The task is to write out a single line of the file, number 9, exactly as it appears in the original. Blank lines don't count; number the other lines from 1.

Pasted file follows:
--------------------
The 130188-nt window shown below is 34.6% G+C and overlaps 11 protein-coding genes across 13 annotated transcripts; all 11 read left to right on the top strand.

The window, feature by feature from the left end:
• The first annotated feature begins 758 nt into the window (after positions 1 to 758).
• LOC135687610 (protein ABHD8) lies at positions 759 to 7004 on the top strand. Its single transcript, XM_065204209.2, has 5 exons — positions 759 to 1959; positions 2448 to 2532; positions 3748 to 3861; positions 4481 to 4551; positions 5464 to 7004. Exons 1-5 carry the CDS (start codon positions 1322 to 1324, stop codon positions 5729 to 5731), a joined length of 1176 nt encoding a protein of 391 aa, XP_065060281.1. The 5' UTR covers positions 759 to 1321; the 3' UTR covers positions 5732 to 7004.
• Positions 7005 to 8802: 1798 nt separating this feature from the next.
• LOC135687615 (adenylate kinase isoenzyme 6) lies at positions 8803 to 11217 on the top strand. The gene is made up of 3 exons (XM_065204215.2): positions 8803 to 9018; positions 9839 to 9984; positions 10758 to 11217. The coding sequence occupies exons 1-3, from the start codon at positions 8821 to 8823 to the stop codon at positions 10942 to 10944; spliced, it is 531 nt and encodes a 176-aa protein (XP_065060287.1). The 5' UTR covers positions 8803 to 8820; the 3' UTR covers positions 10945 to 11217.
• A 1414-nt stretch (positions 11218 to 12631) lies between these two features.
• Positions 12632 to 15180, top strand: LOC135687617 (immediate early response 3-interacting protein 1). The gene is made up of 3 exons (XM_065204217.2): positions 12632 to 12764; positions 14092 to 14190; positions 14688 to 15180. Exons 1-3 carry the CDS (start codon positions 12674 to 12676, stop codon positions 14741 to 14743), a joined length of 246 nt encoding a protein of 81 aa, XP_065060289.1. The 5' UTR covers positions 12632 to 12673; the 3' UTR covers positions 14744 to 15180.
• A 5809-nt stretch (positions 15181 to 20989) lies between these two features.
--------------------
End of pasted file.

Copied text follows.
• A 5809-nt stretch (positions 15181 to 20989) lies between these two features.